The only stories we can tell truthfully are our own. Our stories look different to others than they do to us. Perspectives, experiences, and hopes shape the way we tell our own story. One of the most important things we can do for others is to listen to their stories and to let our truths live next to one another.

The characters in the story of the prodigal are not fully aware of each other’s truths. Even as readers of the story, we are not fully aware of each character’s truth. The younger son must have his reasons for asking for his inheritance before his father’s death. Then, when things don’t work out, he tells himself a story about what will happen when he returns to his father’s house.

We do not have as much insight into the story the father tells himself. He chooses to grant his younger son’s request. We do not know how easy or difficult that was to do. Reading into the father’s joy at the younger son’s return, we can guess at the grief or loss he experienced in his child’s absence.

The elder brother tells some of his own story. He has been diligent in his work and in his dedication to his father. He had never asked for anything, but he is resentful of what is lavished on his brother. Without putting too many words in his mouth, we can safely assume that anyone who has worked diligently and consistently without recognition can understand the elder brother’s resentment.

All these stories contain truth, the truth that each man told himself. Every person has a truth, rooted in their perceptions, experiences, and hopes. It is only when, equipped by grace, we listen to one another that our truths can be reconciled in love and become a new story of hope and restoration.

O Holy Spirit, source of all wisdom and truth, guide me in telling and hearing stories to be open to where you are at work in others and in the world. Amen.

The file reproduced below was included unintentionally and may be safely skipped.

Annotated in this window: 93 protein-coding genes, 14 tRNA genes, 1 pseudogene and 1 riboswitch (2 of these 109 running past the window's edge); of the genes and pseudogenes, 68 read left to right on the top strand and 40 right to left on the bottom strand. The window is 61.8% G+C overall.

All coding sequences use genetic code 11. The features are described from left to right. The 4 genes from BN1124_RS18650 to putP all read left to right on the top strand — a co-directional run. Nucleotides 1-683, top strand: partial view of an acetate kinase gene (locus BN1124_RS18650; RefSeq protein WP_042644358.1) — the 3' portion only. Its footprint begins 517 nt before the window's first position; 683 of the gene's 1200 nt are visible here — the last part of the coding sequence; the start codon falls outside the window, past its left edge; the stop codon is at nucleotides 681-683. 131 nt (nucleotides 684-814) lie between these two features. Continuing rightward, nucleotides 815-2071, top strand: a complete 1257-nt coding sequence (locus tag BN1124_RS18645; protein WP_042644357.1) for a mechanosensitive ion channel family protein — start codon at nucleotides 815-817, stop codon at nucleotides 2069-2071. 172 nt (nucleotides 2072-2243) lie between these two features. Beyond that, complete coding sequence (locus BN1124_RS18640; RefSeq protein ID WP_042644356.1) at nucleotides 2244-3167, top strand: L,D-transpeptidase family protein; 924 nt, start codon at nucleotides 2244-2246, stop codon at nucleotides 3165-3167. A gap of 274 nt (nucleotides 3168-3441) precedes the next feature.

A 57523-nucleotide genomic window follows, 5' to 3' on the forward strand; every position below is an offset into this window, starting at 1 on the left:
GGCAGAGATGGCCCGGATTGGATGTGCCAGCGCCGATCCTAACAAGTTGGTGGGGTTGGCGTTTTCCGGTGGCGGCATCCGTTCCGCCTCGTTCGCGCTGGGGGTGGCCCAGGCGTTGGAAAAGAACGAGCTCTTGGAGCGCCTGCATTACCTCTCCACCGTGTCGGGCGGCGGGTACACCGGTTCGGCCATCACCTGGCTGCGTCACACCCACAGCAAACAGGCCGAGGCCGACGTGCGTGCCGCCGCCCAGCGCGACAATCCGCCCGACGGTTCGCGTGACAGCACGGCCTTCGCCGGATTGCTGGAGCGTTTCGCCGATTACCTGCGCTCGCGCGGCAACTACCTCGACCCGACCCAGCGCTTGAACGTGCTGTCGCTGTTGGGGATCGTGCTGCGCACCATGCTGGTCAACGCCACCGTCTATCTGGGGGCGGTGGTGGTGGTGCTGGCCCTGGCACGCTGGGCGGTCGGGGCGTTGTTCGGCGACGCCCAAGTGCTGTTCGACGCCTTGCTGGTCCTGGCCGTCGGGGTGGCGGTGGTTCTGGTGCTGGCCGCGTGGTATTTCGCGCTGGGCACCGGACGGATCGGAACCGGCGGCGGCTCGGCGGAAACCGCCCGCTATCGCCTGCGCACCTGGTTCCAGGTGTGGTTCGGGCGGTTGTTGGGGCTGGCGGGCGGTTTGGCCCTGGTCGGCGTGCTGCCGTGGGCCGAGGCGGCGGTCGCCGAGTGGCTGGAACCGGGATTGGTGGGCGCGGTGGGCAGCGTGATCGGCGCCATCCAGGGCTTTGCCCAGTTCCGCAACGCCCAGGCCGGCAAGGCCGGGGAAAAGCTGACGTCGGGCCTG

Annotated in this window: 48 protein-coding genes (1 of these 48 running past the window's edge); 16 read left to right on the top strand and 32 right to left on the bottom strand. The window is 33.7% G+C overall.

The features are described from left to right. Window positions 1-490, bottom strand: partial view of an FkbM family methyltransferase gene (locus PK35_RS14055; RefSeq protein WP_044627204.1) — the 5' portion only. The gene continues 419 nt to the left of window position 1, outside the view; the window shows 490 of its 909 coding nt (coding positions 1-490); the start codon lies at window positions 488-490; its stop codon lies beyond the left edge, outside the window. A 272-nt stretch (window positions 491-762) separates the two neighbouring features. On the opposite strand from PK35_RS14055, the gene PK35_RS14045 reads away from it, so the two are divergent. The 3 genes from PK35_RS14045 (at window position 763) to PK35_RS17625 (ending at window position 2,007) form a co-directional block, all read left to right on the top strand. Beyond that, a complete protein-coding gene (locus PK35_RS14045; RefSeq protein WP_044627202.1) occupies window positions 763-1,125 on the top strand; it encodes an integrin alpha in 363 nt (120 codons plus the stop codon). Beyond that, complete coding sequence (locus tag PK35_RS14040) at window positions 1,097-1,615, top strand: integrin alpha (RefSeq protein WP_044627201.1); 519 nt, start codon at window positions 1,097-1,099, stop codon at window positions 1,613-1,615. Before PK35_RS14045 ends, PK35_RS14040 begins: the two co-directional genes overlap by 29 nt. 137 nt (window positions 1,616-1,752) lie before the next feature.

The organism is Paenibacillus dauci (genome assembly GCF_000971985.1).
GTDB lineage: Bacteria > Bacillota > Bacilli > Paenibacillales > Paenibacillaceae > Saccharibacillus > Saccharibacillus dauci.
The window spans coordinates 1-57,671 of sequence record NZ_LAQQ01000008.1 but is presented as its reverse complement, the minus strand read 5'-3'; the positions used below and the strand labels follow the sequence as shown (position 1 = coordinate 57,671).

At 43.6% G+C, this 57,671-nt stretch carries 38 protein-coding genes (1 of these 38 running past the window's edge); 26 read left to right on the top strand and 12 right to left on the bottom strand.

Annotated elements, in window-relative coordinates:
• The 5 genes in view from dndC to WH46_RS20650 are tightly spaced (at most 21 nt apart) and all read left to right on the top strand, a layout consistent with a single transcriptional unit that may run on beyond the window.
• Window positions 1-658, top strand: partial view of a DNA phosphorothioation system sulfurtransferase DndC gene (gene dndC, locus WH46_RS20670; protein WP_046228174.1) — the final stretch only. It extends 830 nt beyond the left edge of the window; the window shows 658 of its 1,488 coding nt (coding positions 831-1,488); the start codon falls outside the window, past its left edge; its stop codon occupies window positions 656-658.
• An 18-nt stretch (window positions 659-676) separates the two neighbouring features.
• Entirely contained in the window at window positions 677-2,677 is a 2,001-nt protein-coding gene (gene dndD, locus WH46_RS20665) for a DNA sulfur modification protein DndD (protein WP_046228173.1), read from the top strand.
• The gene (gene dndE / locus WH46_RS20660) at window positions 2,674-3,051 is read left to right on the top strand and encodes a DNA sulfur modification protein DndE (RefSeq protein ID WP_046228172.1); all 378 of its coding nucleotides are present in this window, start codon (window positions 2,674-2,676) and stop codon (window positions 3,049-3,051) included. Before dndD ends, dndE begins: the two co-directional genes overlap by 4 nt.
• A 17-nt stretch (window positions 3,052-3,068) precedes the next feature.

Pray the Scriptures Using Audio Lectio
Read Luke 15:1-3, 11-32

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Lectionary Week
March 21–27, 2022
Scripture Overview

Lent is a time for focusing on our need for God and for remembering God’s abundant resources for filling that need. When the Israelites finally pass into Canaan, they observe the Passover as a reminder of God’s deliverance of them from Egypt. The psalmist, traditionally David, rejoices in the fact that God does not count his sins against him. Paul declares that through Christ, God has made everything new. God no longer holds our sins against us, and we in turn appeal to others to accept this free gift. Jesus eats with sinners and tells the story of the prodigal son to demonstrate that no matter how far we stray, God will always welcome us home with open arms. God never stops pursuing us, even if we feel unloved or unworthy.

Questions and Suggestions for Reflection

Read Joshua 5:9-12. What stories do you tell about your faith? What do these stories help you remember?
Read Psalm 32. When have you hidden from God? When has God been your hiding place?
Read 2 Corinthians 5:16-21. We are ambassadors for Christ. How does your life display for others that life in Christ eliminates worldly identity labels?
Read Luke 15:1-3, 11b-32. Do you identify with the prodigal son, the elder son, or the father in the parable? Are you ready to rejoin God’s household on God’s terms? Are you ready to welcome everyone home?

Respond by posting a prayer.

This season, Whitney R. Simpson has given us the gift we must open: a clear, accessible invitation to connect with the divine spark that is within us. This is the best present: being present for Jesus’ birth, God made human.”


Learn more about our newest Advent resource, Fully Human, Fully Divine here.